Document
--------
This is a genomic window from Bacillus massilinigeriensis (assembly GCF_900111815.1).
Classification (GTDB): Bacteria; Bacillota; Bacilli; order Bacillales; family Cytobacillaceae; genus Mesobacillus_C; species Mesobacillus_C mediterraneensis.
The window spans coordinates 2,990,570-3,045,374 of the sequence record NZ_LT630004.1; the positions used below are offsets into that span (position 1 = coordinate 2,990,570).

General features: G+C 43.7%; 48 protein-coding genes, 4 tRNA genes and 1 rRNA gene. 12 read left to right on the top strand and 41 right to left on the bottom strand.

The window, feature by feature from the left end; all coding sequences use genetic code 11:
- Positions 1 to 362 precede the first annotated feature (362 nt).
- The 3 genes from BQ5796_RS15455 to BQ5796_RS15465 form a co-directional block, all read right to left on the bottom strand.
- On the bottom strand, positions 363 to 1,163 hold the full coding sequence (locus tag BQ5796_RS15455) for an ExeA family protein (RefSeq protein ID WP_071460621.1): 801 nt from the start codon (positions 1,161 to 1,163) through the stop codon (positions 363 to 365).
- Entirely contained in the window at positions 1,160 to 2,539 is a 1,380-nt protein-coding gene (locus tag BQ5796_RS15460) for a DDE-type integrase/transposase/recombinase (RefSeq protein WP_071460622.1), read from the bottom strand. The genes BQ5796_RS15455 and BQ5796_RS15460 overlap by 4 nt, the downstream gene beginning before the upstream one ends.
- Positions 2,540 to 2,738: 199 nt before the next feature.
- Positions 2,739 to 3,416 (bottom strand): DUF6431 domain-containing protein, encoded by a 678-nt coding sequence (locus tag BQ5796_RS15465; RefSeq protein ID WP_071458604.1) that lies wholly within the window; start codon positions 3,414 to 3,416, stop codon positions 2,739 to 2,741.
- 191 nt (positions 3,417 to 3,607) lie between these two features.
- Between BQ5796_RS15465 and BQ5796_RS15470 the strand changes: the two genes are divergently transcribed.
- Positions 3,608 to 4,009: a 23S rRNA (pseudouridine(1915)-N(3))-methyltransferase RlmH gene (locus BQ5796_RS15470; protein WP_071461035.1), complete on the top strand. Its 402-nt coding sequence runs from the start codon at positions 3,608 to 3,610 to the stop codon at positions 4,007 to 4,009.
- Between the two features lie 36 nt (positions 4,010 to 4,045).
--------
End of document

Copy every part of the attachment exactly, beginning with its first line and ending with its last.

This is a genomic window from Bacillus massilinigeriensis (assembly GCF_900111815.1).
Classification (GTDB): Bacteria; Bacillota; Bacilli; order Bacillales; family Cytobacillaceae; genus Mesobacillus_C; species Mesobacillus_C mediterraneensis.
The window spans coordinates 2,990,570-3,045,374 of the sequence record NZ_LT630004.1; the positions used below are offsets into that span (position 1 = coordinate 2,990,570).

General features: G+C 43.7%; 48 protein-coding genes, 4 tRNA genes and 1 rRNA gene. 12 read left to right on the top strand and 41 right to left on the bottom strand.

The window, feature by feature from the left end; all coding sequences use genetic code 11:
- Positions 1 to 362 precede the first annotated feature (362 nt).
- The 3 genes from BQ5796_RS15455 to BQ5796_RS15465 form a co-directional block, all read right to left on the bottom strand.
- On the bottom strand, positions 363 to 1,163 hold the full coding sequence (locus tag BQ5796_RS15455) for an ExeA family protein (RefSeq protein ID WP_071460621.1): 801 nt from the start codon (positions 1,161 to 1,163) through the stop codon (positions 363 to 365).
- Entirely contained in the window at positions 1,160 to 2,539 is a 1,380-nt protein-coding gene (locus tag BQ5796_RS15460) for a DDE-type integrase/transposase/recombinase (RefSeq protein WP_071460622.1), read from the bottom strand. The genes BQ5796_RS15455 and BQ5796_RS15460 overlap by 4 nt, the downstream gene beginning before the upstream one ends.
- Positions 2,540 to 2,738: 199 nt before the next feature.
- Positions 2,739 to 3,416 (bottom strand): DUF6431 domain-containing protein, encoded by a 678-nt coding sequence (locus tag BQ5796_RS15465; RefSeq protein ID WP_071458604.1) that lies wholly within the window; start codon positions 3,414 to 3,416, stop codon positions 2,739 to 2,741.
- 191 nt (positions 3,417 to 3,607) lie between these two features.
- Between BQ5796_RS15465 and BQ5796_RS15470 the strand changes: the two genes are divergently transcribed.
- Positions 3,608 to 4,009: a 23S rRNA (pseudouridine(1915)-N(3))-methyltransferase RlmH gene (locus BQ5796_RS15470; protein WP_071461035.1), complete on the top strand. Its 402-nt coding sequence runs from the start codon at positions 3,608 to 3,610 to the stop codon at positions 4,007 to 4,009.
- Between the two features lie 36 nt (positions 4,010 to 4,045).